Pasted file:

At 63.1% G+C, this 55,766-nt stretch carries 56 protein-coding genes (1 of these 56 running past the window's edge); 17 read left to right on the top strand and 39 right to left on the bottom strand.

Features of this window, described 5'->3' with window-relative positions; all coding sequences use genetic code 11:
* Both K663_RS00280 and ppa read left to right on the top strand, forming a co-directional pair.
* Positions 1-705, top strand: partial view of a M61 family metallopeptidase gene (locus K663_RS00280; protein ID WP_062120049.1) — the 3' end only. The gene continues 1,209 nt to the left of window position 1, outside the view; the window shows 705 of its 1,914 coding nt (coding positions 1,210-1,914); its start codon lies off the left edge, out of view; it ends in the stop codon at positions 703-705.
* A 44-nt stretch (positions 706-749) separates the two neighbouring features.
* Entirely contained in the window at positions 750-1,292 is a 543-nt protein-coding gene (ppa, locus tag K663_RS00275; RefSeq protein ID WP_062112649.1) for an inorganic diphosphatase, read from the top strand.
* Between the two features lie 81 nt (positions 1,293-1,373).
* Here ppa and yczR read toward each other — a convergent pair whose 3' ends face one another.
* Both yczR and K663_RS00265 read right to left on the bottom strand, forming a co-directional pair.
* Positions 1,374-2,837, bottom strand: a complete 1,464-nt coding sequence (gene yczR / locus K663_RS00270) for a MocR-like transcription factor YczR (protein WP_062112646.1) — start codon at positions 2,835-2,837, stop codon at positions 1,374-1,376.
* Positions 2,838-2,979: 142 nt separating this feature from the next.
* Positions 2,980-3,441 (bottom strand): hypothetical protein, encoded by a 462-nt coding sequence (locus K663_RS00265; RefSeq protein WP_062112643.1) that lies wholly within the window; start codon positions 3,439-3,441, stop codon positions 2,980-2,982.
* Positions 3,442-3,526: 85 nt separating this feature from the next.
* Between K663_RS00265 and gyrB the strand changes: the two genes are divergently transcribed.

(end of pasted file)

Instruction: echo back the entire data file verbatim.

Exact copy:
At 63.1% G+C, this 55,766-nt stretch carries 56 protein-coding genes (1 of these 56 running past the window's edge); 17 read left to right on the top strand and 39 right to left on the bottom strand.

Features of this window, described 5'->3' with window-relative positions; all coding sequences use genetic code 11:
* Both K663_RS00280 and ppa read left to right on the top strand, forming a co-directional pair.
* Positions 1-705, top strand: partial view of a M61 family metallopeptidase gene (locus K663_RS00280; protein ID WP_062120049.1) — the 3' end only. The gene continues 1,209 nt to the left of window position 1, outside the view; the window shows 705 of its 1,914 coding nt (coding positions 1,210-1,914); its start codon lies off the left edge, out of view; it ends in the stop codon at positions 703-705.
* A 44-nt stretch (positions 706-749) separates the two neighbouring features.
* Entirely contained in the window at positions 750-1,292 is a 543-nt protein-coding gene (ppa, locus tag K663_RS00275; RefSeq protein ID WP_062112649.1) for an inorganic diphosphatase, read from the top strand.
* Between the two features lie 81 nt (positions 1,293-1,373).
* Here ppa and yczR read toward each other — a convergent pair whose 3' ends face one another.
* Both yczR and K663_RS00265 read right to left on the bottom strand, forming a co-directional pair.
* Positions 1,374-2,837, bottom strand: a complete 1,464-nt coding sequence (gene yczR / locus K663_RS00270) for a MocR-like transcription factor YczR (protein WP_062112646.1) — start codon at positions 2,835-2,837, stop codon at positions 1,374-1,376.
* Positions 2,838-2,979: 142 nt separating this feature from the next.
* Positions 2,980-3,441 (bottom strand): hypothetical protein, encoded by a 462-nt coding sequence (locus K663_RS00265; RefSeq protein WP_062112643.1) that lies wholly within the window; start codon positions 3,439-3,441, stop codon positions 2,980-2,982.
* Positions 3,442-3,526: 85 nt separating this feature from the next.
* Between K663_RS00265 and gyrB the strand changes: the two genes are divergently transcribed.